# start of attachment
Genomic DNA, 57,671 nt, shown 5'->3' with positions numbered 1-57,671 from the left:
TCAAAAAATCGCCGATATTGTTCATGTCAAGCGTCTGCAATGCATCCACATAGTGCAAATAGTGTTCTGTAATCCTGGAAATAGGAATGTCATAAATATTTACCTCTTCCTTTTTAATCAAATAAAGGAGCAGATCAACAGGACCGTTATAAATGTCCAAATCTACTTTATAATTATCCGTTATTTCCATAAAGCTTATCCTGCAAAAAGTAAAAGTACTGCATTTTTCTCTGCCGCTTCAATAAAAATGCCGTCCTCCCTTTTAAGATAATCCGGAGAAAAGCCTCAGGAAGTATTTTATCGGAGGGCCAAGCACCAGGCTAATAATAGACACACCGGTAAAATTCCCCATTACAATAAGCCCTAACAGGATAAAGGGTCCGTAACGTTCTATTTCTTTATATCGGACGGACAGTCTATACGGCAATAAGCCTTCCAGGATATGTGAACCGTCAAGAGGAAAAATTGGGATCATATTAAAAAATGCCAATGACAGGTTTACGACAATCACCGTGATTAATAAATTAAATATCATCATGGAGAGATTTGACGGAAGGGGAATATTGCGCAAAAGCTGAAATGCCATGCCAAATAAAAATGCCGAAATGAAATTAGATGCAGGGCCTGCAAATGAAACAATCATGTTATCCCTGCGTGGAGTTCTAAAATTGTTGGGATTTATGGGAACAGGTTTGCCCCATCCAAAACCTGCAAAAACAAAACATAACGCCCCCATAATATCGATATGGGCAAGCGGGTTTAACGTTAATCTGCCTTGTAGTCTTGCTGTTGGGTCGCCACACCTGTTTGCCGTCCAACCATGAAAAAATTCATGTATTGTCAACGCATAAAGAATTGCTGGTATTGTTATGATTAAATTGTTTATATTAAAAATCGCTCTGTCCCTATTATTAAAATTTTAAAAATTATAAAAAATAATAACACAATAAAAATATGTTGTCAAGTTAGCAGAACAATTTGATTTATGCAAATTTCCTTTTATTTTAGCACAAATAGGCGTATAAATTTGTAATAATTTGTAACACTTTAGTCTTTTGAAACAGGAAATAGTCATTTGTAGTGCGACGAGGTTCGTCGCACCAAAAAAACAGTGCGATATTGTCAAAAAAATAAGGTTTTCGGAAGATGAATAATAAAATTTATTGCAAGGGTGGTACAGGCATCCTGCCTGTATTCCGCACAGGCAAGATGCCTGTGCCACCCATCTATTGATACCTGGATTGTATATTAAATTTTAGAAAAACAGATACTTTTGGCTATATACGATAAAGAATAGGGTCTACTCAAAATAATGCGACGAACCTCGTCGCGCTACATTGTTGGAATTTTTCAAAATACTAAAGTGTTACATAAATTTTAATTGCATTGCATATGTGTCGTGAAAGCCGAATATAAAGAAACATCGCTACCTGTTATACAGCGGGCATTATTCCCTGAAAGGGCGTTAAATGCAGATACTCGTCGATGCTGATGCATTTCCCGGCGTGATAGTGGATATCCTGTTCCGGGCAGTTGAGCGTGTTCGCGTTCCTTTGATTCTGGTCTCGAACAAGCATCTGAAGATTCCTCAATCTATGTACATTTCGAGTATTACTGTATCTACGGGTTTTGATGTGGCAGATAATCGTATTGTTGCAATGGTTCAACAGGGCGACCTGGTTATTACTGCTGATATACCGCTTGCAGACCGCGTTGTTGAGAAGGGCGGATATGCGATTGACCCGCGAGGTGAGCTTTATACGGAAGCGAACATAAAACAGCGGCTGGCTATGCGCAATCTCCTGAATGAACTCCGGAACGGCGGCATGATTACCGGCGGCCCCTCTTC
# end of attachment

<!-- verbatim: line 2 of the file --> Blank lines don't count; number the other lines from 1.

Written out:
TCAAAAAATCGCCGATATTGTTCATGTCAAGCGTCTGCAATGCATCCACATAGTGCAAATAGTGTTCTGTAATCCTGGAAATAGGAATGTCATAAATATTTACCTCTTCCTTTTTAATCAAATAAAGGAGCAGATCAACAGGACCGTTATAAATGTCCAAATCTACTTTATAATTATCCGTTATTTCCATAAAGCTTATCCTGCAAAAAGTAAAAGTACTGCATTTTTCTCTGCCGCTTCAATAAAAATGCCGTCCTCCCTTTTAAGATAATCCGGAGAAAAGCCTCAGGAAGTATTTTATCGGAGGGCCAAGCACCAGGCTAATAATAGACACACCGGTAAAATTCCCCATTACAATAAGCCCTAACAGGATAAAGGGTCCGTAACGTTCTATTTCTTTATATCGGACGGACAGTCTATACGGCAATAAGCCTTCCAGGATATGTGAACCGTCAAGAGGAAAAATTGGGATCATATTAAAAAATGCCAATGACAGGTTTACGACAATCACCGTGATTAATAAATTAAATATCATCATGGAGAGATTTGACGGAAGGGGAATATTGCGCAAAAGCTGAAATGCCATGCCAAATAAAAATGCCGAAATGAAATTAGATGCAGGGCCTGCAAATGAAACAATCATGTTATCCCTGCGTGGAGTTCTAAAATTGTTGGGATTTATGGGAACAGGTTTGCCCCATCCAAAACCTGCAAAAACAAAACATAACGCCCCCATAATATCGATATGGGCAAGCGGGTTTAACGTTAATCTGCCTTGTAGTCTTGCTGTTGGGTCGCCACACCTGTTTGCCGTCCAACCATGAAAAAATTCATGTATTGTCAACGCATAAAGAATTGCTGGTATTGTTATGATTAAATTGTTTATATTAAAAATCGCTCTGTCCCTATTATTAAAATTTTAAAAATTATAAAAAATAATAACACAATAAAAATATGTTGTCAAGTTAGCAGAACAATTTGATTTATGCAAATTTCCTTTTATTTTAGCACAAATAGGCGTATAAATTTGTAATAATTTGTAACACTTTAGTCTTTTGAAACAGGAAATAGTCATTTGTAGTGCGACGAGGTTCGTCGCACCAAAAAAACAGTGCGATATTGTCAAAAAAATAAGGTTTTCGGAAGATGAATAATAAAATTTATTGCAAGGGTGGTACAGGCATCCTGCCTGTATTCCGCACAGGCAAGATGCCTGTGCCACCCATCTATTGATACCTGGATTGTATATTAAATTTTAGAAAAACAGATACTTTTGGCTATATACGATAAAGAATAGGGTCTACTCAAAATAATGCGACGAACCTCGTCGCGCTACATTGTTGGAATTTTTCAAAATACTAAAGTGTTACATAAATTTTAATTGCATTGCATATGTGTCGTGAAAGCCGAATATAAAGAAACATCGCTACCTGTTATACAGCGGGCATTATTCCCTGAAAGGGCGTTAAATGCAGATACTCGTCGATGCTGATGCATTTCCCGGCGTGATAGTGGATATCCTGTTCCGGGCAGTTGAGCGTGTTCGCGTTCCTTTGATTCTGGTCTCGAACAAGCATCTGAAGATTCCTCAATCTATGTACATTTCGAGTATTACTGTATCTACGGGTTTTGATGTGGCAGATAATCGTATTGTTGCAATGGTTCAACAGGGCGACCTGGTTATTACTGCTGATATACCGCTTGCAGACCGCGTTGTTGAGAAGGGCGGATATGCGATTGACCCGCGAGGTGAGCTTTATACGGAAGCGAACATAAAACAGCGGCTGGCTATGCGCAATCTCCTGAATGAACTCCGGAACGGCGGCATGATTACCGGCGGCCCCTCTTC